As a kid, there were certain old people I avoided. They were the kind that didn’t seem to have the capacity to endure the messiness and clumsiness of children. They couldn’t see the intentions of little ones when something got spilt or broken. They were the kind who yelled or growled when there was a bit too much noise. They complained when kids walked on their lawn, left fingerprints on their windows, created stains on the carpet, or ran through hallways in church. Unfortunately for me, I couldn’t always avoid them. At times it felt as if they were stalking me, pointing accusing fingers, wishing aloud for the good ol’ days when children were seen but not heard. In general, they lamented how poorly they were treated by almost everybody. It wasn’t till I got older that I learned a good descriptor for this type of person: bitter.
Getting older myself, I now sometimes wonder what can keep me from becoming like one of those crotchety elders whose company I so much wanted to escape. It’s not as simple as I once assumed. For I can feel within myself attitudes or thoughts that remind me of those despised ancient ones. When I feel irritated that those around me don’t see things the right way – the way I do. When I want to blame the world’s messes on all the people out there who know nothing but at the same time overlook my own ignorance. When I don’t want to let go of the hurt and offenses committed against me and those I care about. When I feel like God has forgotten me and doesn’t seem to be concerned if I hurt or wallow in bewilderment. When pain and confusion get the better of me and all I want to do is spill it out and force others to feel it too.
The hard truth: I have great potential for becoming a bitter old man.
It Can Take Over
No one turns into a rancorous, vitriolic, distasteful human being overnight. It seeps into an individual little by little, choice by choice. I know of no one who has made it their life ambition to become that person everyone wants to avoid. But bitterness, nevertheless, shows up and produces more fruit like itself until it takes over and rules a personality.
The Bible warns us of the possibility. “See to it that no one fails to obtain the grace of God; that no ‘root of bitterness’ springs up and causes trouble, and by it many become defiled” (Hebrews 12:15, ESV).
It’s described as a root for a reason. It sucks nutrients and life from other parts of my being to consume on itself. Healthy parts of my personality will tend to then shrivel while ugliness increases. And it’s also difficult to remove once its tendrils connect with and wrap around the core parts of my identity. As a result, I don’t merely act out bitterly on occasion but rather become a bitter person.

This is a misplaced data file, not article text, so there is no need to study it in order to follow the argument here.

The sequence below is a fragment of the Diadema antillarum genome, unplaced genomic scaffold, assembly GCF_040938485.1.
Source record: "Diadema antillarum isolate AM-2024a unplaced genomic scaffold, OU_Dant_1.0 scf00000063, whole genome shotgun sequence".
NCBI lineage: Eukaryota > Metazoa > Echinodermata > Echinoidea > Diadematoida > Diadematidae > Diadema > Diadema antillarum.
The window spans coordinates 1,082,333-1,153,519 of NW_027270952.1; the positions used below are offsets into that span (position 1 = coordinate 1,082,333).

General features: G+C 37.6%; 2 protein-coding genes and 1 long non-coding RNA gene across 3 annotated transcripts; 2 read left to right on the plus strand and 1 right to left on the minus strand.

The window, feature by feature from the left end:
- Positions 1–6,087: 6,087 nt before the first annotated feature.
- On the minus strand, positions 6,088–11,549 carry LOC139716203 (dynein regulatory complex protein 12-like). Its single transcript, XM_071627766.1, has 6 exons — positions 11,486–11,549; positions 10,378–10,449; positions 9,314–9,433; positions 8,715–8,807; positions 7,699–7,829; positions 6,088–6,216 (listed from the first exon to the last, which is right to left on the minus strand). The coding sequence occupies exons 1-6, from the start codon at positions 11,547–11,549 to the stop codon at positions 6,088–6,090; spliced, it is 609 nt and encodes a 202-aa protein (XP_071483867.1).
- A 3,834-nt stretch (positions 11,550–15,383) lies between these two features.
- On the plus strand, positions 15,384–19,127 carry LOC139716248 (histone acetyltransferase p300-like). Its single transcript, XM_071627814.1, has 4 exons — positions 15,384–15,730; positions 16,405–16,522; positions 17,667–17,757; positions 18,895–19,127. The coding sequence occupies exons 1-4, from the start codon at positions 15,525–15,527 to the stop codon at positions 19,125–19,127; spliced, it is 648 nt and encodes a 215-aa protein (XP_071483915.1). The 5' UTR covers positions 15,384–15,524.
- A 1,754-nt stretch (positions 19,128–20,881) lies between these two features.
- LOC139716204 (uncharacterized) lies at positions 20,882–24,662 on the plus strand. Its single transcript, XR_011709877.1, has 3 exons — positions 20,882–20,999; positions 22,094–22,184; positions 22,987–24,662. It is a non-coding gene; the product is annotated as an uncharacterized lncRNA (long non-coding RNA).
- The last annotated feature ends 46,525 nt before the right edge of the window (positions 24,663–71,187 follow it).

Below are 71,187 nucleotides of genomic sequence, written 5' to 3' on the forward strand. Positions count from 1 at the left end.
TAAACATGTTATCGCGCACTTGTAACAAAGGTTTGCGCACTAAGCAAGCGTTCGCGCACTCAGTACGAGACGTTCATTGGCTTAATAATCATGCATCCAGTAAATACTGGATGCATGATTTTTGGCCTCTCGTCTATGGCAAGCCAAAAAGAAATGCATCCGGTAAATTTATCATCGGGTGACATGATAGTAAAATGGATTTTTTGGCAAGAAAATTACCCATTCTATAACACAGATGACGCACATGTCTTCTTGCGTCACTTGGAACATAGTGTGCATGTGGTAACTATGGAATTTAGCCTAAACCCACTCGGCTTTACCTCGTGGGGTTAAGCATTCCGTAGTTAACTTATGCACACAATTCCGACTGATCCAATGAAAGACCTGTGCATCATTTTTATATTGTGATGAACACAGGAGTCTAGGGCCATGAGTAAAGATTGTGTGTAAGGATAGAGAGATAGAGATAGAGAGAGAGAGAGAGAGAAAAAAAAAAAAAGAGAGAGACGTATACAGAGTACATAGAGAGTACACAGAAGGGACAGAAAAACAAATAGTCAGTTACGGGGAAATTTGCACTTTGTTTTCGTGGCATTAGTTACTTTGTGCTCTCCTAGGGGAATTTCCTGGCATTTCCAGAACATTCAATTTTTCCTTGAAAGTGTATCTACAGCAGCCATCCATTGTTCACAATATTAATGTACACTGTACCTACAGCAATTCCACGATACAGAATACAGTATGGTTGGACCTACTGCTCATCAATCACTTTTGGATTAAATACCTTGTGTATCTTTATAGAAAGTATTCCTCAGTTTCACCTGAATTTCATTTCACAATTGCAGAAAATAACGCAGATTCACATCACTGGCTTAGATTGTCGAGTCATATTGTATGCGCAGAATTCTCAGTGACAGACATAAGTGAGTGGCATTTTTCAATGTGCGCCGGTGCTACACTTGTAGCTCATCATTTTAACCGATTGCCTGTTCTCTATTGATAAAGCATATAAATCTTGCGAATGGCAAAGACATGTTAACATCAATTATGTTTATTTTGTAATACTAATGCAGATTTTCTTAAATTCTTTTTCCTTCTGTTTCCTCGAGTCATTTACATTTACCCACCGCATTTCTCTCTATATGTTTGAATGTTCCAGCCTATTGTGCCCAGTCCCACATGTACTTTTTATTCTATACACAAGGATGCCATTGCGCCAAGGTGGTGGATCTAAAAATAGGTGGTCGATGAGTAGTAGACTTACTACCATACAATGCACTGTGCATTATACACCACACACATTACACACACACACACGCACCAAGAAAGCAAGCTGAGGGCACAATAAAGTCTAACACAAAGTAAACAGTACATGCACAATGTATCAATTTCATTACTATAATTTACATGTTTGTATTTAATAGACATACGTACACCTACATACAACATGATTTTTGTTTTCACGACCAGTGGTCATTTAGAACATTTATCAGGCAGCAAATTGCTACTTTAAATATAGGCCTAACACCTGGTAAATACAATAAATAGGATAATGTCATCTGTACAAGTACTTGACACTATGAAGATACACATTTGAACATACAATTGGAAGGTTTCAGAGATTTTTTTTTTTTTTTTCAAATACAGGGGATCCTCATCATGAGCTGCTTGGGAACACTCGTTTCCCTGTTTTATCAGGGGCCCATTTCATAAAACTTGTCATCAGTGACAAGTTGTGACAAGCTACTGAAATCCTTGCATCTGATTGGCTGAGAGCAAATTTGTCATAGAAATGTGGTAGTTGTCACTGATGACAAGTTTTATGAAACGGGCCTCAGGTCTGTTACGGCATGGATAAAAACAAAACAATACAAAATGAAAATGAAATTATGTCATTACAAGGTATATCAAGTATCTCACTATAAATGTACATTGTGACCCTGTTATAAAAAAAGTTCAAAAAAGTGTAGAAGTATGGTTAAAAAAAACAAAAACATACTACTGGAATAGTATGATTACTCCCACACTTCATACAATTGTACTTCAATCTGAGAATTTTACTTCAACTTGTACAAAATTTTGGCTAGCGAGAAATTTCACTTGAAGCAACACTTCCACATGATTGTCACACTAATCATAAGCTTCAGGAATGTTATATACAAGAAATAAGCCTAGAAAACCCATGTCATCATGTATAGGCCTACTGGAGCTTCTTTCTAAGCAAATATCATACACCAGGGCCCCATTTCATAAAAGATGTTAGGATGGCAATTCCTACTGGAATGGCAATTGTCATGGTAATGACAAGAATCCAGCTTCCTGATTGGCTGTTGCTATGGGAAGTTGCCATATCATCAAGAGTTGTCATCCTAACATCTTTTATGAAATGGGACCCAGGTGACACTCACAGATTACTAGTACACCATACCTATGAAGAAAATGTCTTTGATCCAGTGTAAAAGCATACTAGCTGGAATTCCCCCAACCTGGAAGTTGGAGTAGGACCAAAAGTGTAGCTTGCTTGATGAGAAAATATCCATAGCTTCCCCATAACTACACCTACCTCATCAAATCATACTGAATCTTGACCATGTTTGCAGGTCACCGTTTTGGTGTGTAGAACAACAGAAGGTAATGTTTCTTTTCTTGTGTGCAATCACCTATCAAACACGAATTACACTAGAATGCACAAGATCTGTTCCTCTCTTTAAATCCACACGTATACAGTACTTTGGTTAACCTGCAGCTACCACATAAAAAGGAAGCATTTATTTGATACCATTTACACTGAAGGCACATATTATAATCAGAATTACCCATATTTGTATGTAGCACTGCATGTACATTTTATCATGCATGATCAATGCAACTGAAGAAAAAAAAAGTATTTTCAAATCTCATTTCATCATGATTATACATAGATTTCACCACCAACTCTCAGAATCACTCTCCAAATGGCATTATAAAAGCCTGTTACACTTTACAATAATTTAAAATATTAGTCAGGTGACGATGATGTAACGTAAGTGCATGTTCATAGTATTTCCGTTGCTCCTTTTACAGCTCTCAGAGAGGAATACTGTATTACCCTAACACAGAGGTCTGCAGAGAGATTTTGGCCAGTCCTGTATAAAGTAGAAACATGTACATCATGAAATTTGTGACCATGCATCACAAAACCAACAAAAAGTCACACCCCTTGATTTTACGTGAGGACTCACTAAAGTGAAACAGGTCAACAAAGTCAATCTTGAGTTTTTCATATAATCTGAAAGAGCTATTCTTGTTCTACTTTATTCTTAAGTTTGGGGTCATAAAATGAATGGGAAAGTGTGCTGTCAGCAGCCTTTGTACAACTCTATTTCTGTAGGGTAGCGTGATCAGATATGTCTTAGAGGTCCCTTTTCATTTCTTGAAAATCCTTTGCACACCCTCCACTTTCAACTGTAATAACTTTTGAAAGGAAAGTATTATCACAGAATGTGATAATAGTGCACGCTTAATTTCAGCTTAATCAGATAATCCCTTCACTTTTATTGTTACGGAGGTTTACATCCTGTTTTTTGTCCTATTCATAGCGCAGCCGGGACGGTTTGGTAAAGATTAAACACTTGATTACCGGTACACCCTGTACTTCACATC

It creeps from the inside out.
How Does It Start?
The Bible doesn’t say for sure. But I have seen it begin with experiences that plant seeds through hurt, unfair treatment, and loss. Everyone experiences these in one form or another. They are sown liberally in this present world. We each get to determine how much we’re going to cultivate, water, and nurture them along. They can either be encouraged to grow and make a home within, or they can be plucked and tossed while they are young and easier to identify. The choice to forgive an offender is the main “utensil” that is given to us to dig up the roots. We can always find good reasons to justify letting them stay and have their own way as they burrow deeper into our hearts. But they will eventually take over if not plowed up (Read Choosing to Forgive).
A friend of mine has said that bitterness can also take root as grief and loss that are not properly mourned. Because of the inconvenience of change or traumatic disruptions, it’s tempting to bury the hurt and sadness that inevitably come and just try to bear it all alone. But when we merely cover them with activity, distractions, blame, or some kind of drug that numbs the ache (be that an actual substance or something else that helps us forget), the wounds and bruises of the soul put down roots. They grow out of sight until they push back up through the surface in the form of rancorous, resentful, and sour fruit that defile many.
The Sweetness of Jesus’ Presence
Mourning loss is appropriate and healthy. And Jesus offers Himself as a companion in those seasons to guide us in doing it well. We don’t have to do it alone or give in to merely burying the messy feelings. His presence and the wisdom and counsel He brings offers a different flavor to change the essence of what permeates our being.
“My child, eat honey, for it is good, and the honeycomb is sweet to the taste. In the same way, wisdom is sweet to your soul. If you find it, you will have a bright future, and your hopes will not be cut short” (Proverbs 24:13-14, NLT).
The wisdom of Jesus, when invited in, brings an other-worldly grace. Pain, betrayal, sorrow, and disappointment don’t have to leave the final taste in our mouths or be the seeds that grow the fruit that flavors our futures. Grace is given as a gift that comes from outside of us. We just have to choose to receive it.
My prayer is that the sweetness of Jesus can continue to increase within me on into my elder years. This is what He offers to all His followers if we will keep Him close through all the bumps, bruises, and trauma of life in this present world. Neither I nor you have to become the crotchety old person that embitters everyone he or she comes into contact with. We can choose to cultivate a divine sweetness in ourselves and others.
And there’s no better time to start than now.